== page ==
“Mr. Selkirk started by saying: ‘There’s a friend here upon the platform who says she is Mrs Coxon and that she comes for Mr and Mrs Jack, who are in the audience. She also brings a friend by the name of Rutherford.’
Speaking to a lady at the side of Mrs Jack he said: ‘Your Auntie is here and your husband, too; he wants you to stop fretting, to buck up and catch the sunshine.’
There’s a young girl here who wants her mother; it is for you, madam,” indicating a lady in the audience. “She says she’s your daughter, Janie. She tells me that the person sitting next to you is her Granny; her Grandad comes with her and brings his love. They also bring a woman here who wants her husband; she says she’s Mrs. Cook. Her husband is not here hut you know him, and she wants you to convey the message to him. ‘Tell him not to bother to take flowers to my grave every week, but to put the flowers before my photograph in the home.’
“Pointing to another lady he said: ‘There’s a man here who says he is William Young, and that he passed away at Bumopfield. He brings a bad condition of the chest, which had much to do with his passing. He is brought by Jack and Robert, both of whom belong to you. They also bring with them Mrs Curry and Mr Croft. Mr Croft evidently belonged to some society or something, for when his name is mentioned he wants to shout “present.” They tell me you have visited the hospital today. You have no need to worry; the patient will recover.’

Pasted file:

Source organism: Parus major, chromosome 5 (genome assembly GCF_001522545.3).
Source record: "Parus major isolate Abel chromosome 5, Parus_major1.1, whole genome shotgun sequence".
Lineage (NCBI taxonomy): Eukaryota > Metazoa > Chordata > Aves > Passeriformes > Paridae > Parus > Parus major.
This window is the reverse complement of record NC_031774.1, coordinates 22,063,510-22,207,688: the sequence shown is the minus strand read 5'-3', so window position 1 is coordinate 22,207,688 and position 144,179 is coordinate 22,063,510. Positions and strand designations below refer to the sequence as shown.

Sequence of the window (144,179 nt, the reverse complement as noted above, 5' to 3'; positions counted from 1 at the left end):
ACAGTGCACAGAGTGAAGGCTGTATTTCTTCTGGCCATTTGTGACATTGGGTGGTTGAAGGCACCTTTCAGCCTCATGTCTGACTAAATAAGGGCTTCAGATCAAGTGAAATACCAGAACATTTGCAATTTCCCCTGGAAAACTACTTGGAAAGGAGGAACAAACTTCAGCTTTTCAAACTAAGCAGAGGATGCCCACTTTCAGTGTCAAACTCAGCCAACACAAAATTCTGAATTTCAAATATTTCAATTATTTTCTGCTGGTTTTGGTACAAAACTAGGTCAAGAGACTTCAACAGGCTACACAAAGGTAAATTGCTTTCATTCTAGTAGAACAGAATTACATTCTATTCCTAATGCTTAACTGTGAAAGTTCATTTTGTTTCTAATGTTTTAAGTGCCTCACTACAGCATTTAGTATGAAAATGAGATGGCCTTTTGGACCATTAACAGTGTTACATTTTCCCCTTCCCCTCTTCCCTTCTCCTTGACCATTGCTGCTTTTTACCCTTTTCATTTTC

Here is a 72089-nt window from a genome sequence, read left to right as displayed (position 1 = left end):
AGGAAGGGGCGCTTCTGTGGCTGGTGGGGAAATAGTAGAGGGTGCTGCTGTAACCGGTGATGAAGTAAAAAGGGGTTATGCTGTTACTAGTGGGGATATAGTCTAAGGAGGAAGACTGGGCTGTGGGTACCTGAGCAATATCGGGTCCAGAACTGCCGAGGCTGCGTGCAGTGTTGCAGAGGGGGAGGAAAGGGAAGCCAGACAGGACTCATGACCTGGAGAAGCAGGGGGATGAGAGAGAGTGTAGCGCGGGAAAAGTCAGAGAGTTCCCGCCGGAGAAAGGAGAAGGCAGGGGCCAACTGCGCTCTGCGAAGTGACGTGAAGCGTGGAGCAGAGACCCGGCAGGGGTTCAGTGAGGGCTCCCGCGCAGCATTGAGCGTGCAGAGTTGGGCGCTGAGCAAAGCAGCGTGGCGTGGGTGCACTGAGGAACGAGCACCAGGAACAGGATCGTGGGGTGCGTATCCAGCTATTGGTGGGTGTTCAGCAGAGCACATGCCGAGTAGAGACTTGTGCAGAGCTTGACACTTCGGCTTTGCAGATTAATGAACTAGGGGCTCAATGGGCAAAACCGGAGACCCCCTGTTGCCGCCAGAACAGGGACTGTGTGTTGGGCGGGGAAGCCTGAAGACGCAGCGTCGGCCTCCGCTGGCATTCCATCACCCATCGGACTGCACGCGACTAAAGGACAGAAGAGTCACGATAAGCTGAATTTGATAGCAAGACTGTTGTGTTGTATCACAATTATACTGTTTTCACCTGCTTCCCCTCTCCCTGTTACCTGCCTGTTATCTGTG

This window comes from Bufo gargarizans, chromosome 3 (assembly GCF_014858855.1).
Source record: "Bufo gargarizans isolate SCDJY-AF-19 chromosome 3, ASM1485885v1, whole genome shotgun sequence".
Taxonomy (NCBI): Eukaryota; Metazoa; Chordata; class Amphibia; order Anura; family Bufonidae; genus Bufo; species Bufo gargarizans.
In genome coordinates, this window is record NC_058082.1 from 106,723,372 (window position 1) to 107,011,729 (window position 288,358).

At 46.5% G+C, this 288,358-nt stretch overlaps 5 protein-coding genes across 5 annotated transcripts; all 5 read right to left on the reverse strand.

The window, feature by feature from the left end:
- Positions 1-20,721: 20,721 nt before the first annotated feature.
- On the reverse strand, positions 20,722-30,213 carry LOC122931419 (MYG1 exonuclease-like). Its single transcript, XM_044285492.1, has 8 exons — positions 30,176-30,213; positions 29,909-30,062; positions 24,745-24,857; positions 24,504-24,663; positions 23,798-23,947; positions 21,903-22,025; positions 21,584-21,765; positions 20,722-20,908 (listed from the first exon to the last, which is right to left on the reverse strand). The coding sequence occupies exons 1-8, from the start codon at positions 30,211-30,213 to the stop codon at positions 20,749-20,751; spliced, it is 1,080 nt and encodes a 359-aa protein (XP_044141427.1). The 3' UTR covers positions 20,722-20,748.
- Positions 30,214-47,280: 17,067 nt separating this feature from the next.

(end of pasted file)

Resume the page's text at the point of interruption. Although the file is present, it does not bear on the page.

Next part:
“Speaking to another lady and gentleman, he said: ‘With you there’s Mrs Miller and Jane Ann Oliver; she died at Blackhill, and you are to tell Tom that she’s been. They tell me that you are both investigators who are just starting your interest in the subject. You are both going to be successful.
“‘Then there’s Mrs Walton who passed away near where you live. She wants to speak to Tom. She was an elderly lady, over 70, and she says that she passed away in the Old Miners’ Home. There’s someone with her who says his name is Thomas, and he tells me to tell you that William has arrived safely.’